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1.  Adjusting for under-identification of Aboriginal and/or Torres Strait Islander births in time series produced from birth records: Using record linkage of survey data and administrative data sources 
Statistical time series derived from administrative data sets form key indicators in measuring progress in addressing disadvantage in Aboriginal and Torres Strait Islander populations in Australia. However, inconsistencies in the reporting of Indigenous status can cause difficulties in producing reliable indicators. External data sources, such as survey data, provide a means of assessing the consistency of administrative data and may be used to adjust statistics based on administrative data sources.
We used record linkage between a large-scale survey (the Western Australian Aboriginal Child Health Survey), and two administrative data sources (the Western Australia (WA) Register of Births and the WA Midwives’ Notification System) to compare the degree of consistency in determining Indigenous status of children between the two sources. We then used a logistic regression model predicting probability of consistency between the two sources to estimate the probability of each record on the two administrative data sources being identified as being of Aboriginal and/or Torres Strait Islander origin in a survey. By summing these probabilities we produced model-adjusted time series of neonatal outcomes for Aboriginal and/or Torres Strait Islander births.
Compared to survey data, information based only on the two administrative data sources identified substantially fewer Aboriginal and/or Torres Strait Islander births. However, these births were not randomly distributed. Births of children identified as being of Aboriginal and/or Torres Strait Islander origin in the survey only were more likely to be living in urban areas, in less disadvantaged areas, and to have only one parent who identifies as being of Aboriginal and/or Torres Strait Islander origin, particularly the father. They were also more likely to have better health and wellbeing outcomes. Applying an adjustment model based on the linked survey data increased the estimated number of Aboriginal and/or Torres Strait Islander births in WA by around 25%, however this increase was accompanied by lower overall proportions of low birth weight and low gestational age babies.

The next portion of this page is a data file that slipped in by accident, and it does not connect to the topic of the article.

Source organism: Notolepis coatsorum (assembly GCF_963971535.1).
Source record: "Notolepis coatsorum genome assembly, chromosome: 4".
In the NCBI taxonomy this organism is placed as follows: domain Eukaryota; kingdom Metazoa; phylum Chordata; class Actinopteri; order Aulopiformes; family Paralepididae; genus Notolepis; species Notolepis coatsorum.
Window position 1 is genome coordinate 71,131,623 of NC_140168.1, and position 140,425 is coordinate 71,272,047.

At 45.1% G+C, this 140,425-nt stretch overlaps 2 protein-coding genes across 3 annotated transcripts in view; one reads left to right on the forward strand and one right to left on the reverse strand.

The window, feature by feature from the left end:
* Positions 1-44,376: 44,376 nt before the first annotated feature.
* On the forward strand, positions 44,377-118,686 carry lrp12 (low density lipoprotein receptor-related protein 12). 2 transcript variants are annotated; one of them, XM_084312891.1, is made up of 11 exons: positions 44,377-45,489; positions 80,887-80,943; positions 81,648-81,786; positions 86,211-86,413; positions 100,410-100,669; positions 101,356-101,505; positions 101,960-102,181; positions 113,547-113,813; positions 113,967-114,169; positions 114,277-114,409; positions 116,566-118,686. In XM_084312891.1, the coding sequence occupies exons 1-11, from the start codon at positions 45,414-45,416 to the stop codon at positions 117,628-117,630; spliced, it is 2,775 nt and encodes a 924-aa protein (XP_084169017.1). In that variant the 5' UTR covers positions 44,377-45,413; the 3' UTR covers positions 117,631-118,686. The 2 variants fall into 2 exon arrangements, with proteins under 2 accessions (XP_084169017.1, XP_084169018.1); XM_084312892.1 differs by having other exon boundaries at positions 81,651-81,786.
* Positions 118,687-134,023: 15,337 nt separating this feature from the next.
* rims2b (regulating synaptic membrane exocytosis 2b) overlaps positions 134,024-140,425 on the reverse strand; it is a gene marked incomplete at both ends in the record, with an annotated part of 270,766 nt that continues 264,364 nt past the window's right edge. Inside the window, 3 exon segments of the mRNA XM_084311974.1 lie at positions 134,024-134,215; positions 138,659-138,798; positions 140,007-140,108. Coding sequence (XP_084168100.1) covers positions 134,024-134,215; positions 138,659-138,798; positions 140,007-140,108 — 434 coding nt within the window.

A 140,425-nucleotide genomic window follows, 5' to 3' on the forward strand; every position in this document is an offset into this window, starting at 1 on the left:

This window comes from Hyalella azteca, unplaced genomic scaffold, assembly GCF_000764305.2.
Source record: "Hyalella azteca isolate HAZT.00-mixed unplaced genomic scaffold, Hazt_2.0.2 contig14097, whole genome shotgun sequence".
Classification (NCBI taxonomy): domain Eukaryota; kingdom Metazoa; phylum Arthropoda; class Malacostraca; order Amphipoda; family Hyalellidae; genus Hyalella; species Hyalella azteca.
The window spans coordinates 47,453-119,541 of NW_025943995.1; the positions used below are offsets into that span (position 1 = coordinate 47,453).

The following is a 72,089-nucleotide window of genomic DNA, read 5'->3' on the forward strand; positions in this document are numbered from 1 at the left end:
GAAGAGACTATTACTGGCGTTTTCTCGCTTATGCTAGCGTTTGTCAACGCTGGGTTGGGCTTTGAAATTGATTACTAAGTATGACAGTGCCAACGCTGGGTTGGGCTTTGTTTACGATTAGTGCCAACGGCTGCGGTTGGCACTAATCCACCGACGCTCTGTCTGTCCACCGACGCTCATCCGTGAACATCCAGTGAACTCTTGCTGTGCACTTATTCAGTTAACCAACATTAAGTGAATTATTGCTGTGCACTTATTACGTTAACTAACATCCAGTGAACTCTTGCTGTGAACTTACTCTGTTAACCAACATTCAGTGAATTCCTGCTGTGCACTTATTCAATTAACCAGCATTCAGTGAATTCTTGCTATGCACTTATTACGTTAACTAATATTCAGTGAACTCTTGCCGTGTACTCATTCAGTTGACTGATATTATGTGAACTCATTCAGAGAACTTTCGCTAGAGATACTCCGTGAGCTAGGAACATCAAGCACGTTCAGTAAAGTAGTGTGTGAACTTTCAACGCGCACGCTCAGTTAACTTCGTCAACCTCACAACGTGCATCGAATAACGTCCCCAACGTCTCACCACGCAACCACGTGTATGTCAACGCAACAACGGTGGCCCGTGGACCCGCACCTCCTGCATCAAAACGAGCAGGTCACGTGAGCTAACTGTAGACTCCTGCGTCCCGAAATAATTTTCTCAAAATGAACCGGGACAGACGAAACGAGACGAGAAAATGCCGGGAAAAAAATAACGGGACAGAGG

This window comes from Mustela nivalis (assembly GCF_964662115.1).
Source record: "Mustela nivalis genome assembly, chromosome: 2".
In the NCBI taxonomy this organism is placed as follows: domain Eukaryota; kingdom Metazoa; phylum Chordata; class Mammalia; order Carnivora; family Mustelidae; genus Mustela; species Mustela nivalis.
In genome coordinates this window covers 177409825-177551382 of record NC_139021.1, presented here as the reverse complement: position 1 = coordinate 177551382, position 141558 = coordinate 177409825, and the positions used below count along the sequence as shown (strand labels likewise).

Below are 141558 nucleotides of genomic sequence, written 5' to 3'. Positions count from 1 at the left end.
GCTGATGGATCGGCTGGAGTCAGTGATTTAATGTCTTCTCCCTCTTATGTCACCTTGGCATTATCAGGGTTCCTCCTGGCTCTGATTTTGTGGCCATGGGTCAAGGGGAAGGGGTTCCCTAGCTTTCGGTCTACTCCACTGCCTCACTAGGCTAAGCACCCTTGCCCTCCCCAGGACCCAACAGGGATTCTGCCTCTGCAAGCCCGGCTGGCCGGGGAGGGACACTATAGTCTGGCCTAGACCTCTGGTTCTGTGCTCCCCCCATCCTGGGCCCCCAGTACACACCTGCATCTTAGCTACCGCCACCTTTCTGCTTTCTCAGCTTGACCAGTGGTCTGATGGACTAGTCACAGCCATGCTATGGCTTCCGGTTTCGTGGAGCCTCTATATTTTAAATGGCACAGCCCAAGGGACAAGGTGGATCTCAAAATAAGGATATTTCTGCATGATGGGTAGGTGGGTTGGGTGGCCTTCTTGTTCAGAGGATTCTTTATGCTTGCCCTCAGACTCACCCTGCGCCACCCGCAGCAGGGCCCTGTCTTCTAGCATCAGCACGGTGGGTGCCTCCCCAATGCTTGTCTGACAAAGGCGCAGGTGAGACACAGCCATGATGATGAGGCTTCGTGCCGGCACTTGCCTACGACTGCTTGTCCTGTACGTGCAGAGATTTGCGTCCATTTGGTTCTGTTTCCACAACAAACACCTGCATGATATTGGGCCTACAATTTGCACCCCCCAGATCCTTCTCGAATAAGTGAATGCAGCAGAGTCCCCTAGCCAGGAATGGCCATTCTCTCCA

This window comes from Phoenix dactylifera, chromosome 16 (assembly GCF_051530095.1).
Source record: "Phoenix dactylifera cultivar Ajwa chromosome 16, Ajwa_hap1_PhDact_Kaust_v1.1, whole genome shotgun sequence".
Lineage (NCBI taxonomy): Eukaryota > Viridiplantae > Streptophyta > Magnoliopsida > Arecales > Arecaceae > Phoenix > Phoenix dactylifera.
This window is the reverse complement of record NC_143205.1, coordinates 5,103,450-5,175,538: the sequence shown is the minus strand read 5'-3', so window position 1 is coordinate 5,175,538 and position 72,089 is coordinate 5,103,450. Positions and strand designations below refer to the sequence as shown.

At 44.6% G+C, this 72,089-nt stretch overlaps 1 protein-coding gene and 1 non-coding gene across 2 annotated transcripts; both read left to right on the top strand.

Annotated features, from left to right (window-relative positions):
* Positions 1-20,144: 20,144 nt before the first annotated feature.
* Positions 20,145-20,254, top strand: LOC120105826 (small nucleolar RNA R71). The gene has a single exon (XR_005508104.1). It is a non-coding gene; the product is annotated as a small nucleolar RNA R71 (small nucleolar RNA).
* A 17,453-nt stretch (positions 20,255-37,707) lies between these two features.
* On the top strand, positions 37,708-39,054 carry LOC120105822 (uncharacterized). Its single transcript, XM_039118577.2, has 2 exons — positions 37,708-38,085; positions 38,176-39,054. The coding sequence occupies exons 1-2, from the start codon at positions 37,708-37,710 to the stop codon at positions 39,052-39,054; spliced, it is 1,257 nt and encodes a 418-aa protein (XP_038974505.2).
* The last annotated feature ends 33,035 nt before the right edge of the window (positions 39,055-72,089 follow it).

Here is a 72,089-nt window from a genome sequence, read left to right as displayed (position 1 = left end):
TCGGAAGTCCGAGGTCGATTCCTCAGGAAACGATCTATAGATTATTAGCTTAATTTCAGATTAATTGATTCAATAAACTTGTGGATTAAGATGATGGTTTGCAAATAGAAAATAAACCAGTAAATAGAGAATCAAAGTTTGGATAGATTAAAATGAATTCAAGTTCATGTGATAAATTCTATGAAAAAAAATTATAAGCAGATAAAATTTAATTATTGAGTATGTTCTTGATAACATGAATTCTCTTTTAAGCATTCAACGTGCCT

Record linkage of survey data to administrative data sets is useful to validate the quality of recording of demographic information in administrative data sources, and such information can be used to adjust for differential identification in administrative data.
PMCID: PMC3493324  PMID: 22747850
2.  Do places affect the probability of death in Australia? A multilevel study of area‐level disadvantage, individual‐level socioeconomic position and all‐cause mortality, 1998–2000 
In Australia, studies finding an association between area‐level socioeconomic disadvantage and mortality are often based on aggregate‐ecological designs which confound area‐level and individual‐level sources of socioeconomic variation. Area‐level socioeconomic differences in mortality therefore may be an artefact of varying population compositions and not the characteristics of areas as such.
To examine the associations between area‐level disadvantage and all‐cause mortality before and after adjustment for within‐area variation in individual‐level socioeconomic position (SEP) using unlinked census and mortality‐register data in a multilevel context.
Setting, participants and design
The study covers the total Australian continent for the period 1998–2000 and is based on decedents aged 25–64 years (n = 43 257). The socioeconomic characteristics of statistical local areas (SLA, n = 1317) were measured using an index of relative socioeconomic disadvantage, and individual‐level SEP was measured by occupation.
Living in a disadvantaged SLA was associated with higher all‐cause mortality after adjustment for within‐SLA variation in occupation. Death rates were highest for blue‐collar workers and lowest among white‐collar employees. Cross‐level interactions showed no convincing evidence that SLA disadvantage modified the extent of inequality in mortality between the occupation groups.
Multilevel analysis can be used to examine area variation in mortality using unlinked census and mortality data, therefore making it less necessary to use aggregate‐ecological designs. In Australia, area‐level and individual‐level socioeconomic factors make an independent contribution to the probability of premature mortality. Policies and interventions to improve population health and reduce mortality inequalities should focus on places as well as people.
PMCID: PMC2465593  PMID: 17183009

Results 1-2 (2)